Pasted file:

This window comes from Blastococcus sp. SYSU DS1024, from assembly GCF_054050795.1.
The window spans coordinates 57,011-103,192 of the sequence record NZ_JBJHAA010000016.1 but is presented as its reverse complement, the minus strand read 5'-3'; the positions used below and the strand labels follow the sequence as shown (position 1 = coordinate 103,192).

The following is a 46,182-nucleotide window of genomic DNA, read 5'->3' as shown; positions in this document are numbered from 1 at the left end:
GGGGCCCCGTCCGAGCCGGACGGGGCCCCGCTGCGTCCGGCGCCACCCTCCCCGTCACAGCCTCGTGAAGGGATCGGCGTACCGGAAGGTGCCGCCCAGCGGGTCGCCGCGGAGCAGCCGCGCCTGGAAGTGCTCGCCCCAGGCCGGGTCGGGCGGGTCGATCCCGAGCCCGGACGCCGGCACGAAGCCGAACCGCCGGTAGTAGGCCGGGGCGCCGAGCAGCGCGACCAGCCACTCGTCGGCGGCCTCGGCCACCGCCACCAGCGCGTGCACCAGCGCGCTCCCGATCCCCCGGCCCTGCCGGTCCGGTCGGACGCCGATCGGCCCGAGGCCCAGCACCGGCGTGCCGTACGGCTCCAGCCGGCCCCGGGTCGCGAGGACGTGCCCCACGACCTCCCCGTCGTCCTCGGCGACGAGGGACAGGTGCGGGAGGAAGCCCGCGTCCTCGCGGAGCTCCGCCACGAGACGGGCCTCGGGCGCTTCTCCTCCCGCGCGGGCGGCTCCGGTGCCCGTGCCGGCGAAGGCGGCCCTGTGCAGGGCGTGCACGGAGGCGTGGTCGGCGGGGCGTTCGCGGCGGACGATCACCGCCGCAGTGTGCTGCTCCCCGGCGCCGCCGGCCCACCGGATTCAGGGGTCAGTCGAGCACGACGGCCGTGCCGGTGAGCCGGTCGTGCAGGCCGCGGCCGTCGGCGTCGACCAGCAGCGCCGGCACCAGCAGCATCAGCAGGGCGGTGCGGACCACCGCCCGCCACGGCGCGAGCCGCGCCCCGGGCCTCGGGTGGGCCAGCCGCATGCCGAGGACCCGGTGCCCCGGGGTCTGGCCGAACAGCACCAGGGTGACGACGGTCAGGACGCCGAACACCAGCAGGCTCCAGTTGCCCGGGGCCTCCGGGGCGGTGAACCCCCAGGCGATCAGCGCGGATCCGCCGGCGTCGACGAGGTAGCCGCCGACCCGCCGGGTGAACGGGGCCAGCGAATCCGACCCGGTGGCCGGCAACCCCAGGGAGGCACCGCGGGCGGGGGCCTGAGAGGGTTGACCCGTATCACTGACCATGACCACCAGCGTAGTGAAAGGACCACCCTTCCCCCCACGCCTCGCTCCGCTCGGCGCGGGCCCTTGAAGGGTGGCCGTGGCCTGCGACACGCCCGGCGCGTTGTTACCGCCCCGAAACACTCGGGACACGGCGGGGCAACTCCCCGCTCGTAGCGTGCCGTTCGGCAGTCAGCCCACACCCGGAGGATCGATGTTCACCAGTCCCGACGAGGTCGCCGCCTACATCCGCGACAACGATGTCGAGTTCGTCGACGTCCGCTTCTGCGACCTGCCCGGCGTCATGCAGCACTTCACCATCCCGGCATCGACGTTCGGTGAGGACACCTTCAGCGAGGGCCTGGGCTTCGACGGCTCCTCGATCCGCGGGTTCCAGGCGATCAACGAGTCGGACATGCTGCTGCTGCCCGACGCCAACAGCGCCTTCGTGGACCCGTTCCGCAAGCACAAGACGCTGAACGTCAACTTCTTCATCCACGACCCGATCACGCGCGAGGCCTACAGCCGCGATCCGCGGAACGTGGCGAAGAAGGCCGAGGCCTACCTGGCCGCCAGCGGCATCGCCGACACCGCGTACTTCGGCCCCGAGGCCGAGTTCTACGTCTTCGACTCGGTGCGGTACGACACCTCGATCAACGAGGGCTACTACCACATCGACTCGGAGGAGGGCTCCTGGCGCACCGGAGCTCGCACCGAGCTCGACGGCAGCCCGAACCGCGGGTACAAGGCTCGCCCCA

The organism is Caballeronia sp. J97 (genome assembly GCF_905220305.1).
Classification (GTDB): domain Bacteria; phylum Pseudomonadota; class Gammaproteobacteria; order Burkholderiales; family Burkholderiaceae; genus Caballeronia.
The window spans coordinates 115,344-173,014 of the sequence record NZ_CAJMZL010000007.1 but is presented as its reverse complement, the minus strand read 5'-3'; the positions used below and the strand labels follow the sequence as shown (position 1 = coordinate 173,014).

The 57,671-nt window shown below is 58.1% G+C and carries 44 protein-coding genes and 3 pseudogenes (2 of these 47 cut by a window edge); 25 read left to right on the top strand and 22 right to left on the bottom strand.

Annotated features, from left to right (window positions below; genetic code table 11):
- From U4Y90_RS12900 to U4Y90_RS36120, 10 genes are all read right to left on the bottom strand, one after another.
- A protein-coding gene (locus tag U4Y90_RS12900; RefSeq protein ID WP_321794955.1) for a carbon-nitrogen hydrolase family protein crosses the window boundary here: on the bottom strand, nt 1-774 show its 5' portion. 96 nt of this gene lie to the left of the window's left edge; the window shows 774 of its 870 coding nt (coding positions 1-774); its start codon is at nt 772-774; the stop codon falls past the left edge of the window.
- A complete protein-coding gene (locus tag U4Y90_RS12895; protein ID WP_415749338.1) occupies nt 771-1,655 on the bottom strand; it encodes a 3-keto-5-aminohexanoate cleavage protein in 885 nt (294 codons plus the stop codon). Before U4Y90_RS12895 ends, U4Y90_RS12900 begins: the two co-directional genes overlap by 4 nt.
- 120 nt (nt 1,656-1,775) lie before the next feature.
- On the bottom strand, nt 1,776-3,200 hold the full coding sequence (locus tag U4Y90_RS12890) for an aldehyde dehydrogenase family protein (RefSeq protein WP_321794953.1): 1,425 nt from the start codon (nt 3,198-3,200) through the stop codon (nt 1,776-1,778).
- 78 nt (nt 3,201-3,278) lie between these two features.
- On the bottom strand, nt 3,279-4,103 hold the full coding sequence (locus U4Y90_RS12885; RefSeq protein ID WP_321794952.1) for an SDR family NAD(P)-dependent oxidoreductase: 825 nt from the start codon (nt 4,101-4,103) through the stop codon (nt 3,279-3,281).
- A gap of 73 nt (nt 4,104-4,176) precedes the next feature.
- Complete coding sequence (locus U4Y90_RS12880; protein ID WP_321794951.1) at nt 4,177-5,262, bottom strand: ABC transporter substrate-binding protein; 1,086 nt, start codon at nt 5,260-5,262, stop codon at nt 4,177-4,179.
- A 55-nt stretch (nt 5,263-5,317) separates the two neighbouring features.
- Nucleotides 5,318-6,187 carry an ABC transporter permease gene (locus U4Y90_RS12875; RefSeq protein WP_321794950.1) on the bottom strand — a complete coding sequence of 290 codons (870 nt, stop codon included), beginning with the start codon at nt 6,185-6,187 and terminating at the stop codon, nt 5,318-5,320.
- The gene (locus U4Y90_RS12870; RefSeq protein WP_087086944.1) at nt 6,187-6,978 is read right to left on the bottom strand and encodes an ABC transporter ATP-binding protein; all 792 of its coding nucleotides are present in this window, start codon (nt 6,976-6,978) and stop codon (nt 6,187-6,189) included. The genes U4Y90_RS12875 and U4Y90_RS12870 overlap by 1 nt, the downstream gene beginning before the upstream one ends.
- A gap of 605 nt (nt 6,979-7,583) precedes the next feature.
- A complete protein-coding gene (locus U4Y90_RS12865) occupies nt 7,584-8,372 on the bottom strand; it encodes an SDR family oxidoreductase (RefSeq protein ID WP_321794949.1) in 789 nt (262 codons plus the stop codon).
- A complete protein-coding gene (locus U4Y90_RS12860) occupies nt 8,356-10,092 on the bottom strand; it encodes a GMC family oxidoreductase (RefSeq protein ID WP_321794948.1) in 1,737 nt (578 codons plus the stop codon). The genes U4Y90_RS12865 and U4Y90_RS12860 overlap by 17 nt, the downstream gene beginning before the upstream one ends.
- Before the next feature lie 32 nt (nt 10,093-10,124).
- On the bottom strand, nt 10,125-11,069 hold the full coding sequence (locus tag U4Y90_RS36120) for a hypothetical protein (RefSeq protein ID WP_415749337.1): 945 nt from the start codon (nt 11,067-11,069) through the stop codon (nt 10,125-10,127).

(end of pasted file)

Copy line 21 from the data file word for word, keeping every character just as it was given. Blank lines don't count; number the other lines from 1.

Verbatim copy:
- The gene (locus U4Y90_RS12870; RefSeq protein WP_087086944.1) at nt 6,187-6,978 is read right to left on the bottom strand and encodes an ABC transporter ATP-binding protein; all 792 of its coding nucleotides are present in this window, start codon (nt 6,976-6,978) and stop codon (nt 6,187-6,189) included. The genes U4Y90_RS12875 and U4Y90_RS12870 overlap by 1 nt, the downstream gene beginning before the upstream one ends.